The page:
Good right away? A look at how championship-winning head coaches have fared in their first years

Nick Saban-Kirby Smart-Brant Sanderlin
Nick Saban (left) only went 7-6 his first season at Alabama, but that was a slight improvement.

ATHENS — Minutes after a disappointing regular season was capped by a stunning home loss, Georgia center Brandon Kublanow did what he has for months now: Stood up for first-year head coach Kirby Smart.

“Coach Smart’s got great plans for this place,” said Kublanow, a senior who won’t be around to see those plans. “I believe in him. I think everyone believes in him. There’s a great future for Georgia.”

That may be true. And if Smart does turn things around and wins an SEC championship, he will buck a trend.

Head coaches whose team’s record worsens in their debuts don’t tend to go on to win titles. In fact, since the SEC expanded in 1992, only twice has the conference title has been won by a coach who went backwards in his first year at that school. And only once in the past 25 years has a national title been won by a coach who slid in his first year.

Georgia went 10-3 last year. Smart has guided Georgia to a 7-5 season, pending the bowl game. So he’s guaranteed to be at least two games worse, albeit against a schedule that was only slightly tougher (six 2016 opponents had winning records, compared to five last year.)

It’s by any measure an unexpected season, though it comes with caveats: Georgia started a freshman quarterback for all but one game, only has four senior starters, and doesn’t have any surefire first-round picks.

On the other hand, it does have veteran star-power on offense (tailbacks Nick Chubb and Sony Michel and receiver Isaiah McKenzie) and a talented, though young, defense.

It’s often pointed out that Nick Saban, with Smart as an assistant coach, went 7-6 in his first year at Alabama in 2007. But Saban also inherited a team that went 6-7 the year before.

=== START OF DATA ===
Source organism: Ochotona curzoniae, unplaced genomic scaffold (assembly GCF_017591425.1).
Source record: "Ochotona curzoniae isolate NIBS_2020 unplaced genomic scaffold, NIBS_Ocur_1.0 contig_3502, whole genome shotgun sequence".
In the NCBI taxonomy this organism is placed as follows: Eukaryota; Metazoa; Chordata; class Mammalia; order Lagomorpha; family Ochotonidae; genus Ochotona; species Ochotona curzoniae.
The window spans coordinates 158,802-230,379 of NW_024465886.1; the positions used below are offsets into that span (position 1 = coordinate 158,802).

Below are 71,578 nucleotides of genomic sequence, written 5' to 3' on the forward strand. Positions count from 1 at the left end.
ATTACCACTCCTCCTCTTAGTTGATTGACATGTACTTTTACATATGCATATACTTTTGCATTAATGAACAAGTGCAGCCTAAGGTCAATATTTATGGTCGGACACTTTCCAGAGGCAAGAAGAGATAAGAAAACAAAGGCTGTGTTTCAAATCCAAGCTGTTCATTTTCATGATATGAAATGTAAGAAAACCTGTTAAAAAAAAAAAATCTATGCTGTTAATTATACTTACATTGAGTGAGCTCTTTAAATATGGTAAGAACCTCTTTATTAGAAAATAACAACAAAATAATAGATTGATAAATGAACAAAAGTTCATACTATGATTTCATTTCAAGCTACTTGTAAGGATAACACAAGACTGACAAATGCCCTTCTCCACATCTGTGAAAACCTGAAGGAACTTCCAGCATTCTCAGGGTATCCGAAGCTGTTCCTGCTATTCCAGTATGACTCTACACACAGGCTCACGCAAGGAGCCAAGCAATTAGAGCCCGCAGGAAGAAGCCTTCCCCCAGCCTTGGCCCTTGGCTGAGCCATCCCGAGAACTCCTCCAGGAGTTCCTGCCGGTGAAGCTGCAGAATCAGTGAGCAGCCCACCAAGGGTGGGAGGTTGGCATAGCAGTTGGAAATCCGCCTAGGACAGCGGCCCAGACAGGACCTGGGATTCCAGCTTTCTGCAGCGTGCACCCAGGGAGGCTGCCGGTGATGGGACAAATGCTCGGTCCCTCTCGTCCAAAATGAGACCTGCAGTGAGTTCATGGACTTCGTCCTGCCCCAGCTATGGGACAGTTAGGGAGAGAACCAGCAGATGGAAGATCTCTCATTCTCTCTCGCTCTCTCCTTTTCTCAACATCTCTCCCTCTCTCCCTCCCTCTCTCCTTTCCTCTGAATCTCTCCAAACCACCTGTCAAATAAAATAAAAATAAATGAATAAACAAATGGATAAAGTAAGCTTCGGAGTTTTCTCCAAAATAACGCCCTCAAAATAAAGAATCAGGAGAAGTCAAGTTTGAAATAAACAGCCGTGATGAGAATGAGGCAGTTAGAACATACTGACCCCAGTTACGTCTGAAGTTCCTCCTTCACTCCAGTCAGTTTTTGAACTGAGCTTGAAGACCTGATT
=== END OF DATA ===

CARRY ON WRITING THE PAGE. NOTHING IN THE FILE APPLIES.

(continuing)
Saban also improved things his first year at every previous stop: Toledo went from six wins to nine in Saban’s first year as a head coach, Michigan State went from five wins to six wins in Saban’s first year, and LSU went from two wins before Saban arrived, to eight wins in 2000.

Bob Stoops also improved Oklahoma in his first season. (GETTY IMAGES).

SEC championship-winning coaches who improved the team in their first year: Gus Malzahn (from 3-9 to 12-2 and an SEC title in his first year at Auburn), Urban Meyer (two more wins his first year at Florida), Tommy Tuberville (two more wins his first year at Auburn), Phillip Fulmer (one more win in his first full year as Tennessee’s head coach), and Steve Spurrier (two more wins in his Florida debut year).

There are two exceptions, both Alabama head coaches. One ended well, the other did not.

Gene Stallings, who was an experienced head coach, took over an Alabama team in 1990 that had gone 10-2 the previous year. The Crimson Tide slid to 7-5 in Stallings’ first year, but went on to win the national title two years later.

Alabama went 10-3 in 1996, and then Stallings retired. His replacement, Mike DuBose, went 4-7 his first year. Two years later the Crimson Tide won the SEC championship, though DuBose was fired after the next year.

The last national championship-winning coach to lose more games his first year was Jim Tressel, who inherited an eight-win team at Ohio State, and won seven games in his first year. Then Tressel went unbeaten and won the national championship in Year 2.

Jimbo Fisher won three more games when he took over at Florida State. Mack Brown improved Texas by five wins. Pete Carroll improved Southern California by one win. Meyer improved Ohio State by one win.

The coach whose resume’ is the most analogous to Smart is Bob Stoops, who was also a career assistant with national championship rings when he took over Oklahoma in 1999. And Stoops went 7-5 in his first year, then in his second year went 13-0 and won the national championship.

However, Stoops took over an Oklahoma team that went 5-6 the year before he arrived. He improved the win total by two.

Stoops, speaking last spring, was asked what advice he had for Smart.

“Trust yourself, and trust your own instincts,” Stoops said. “You can only be who you are. Just stick to what’s worked for you in the past, and trust your own judgment.”


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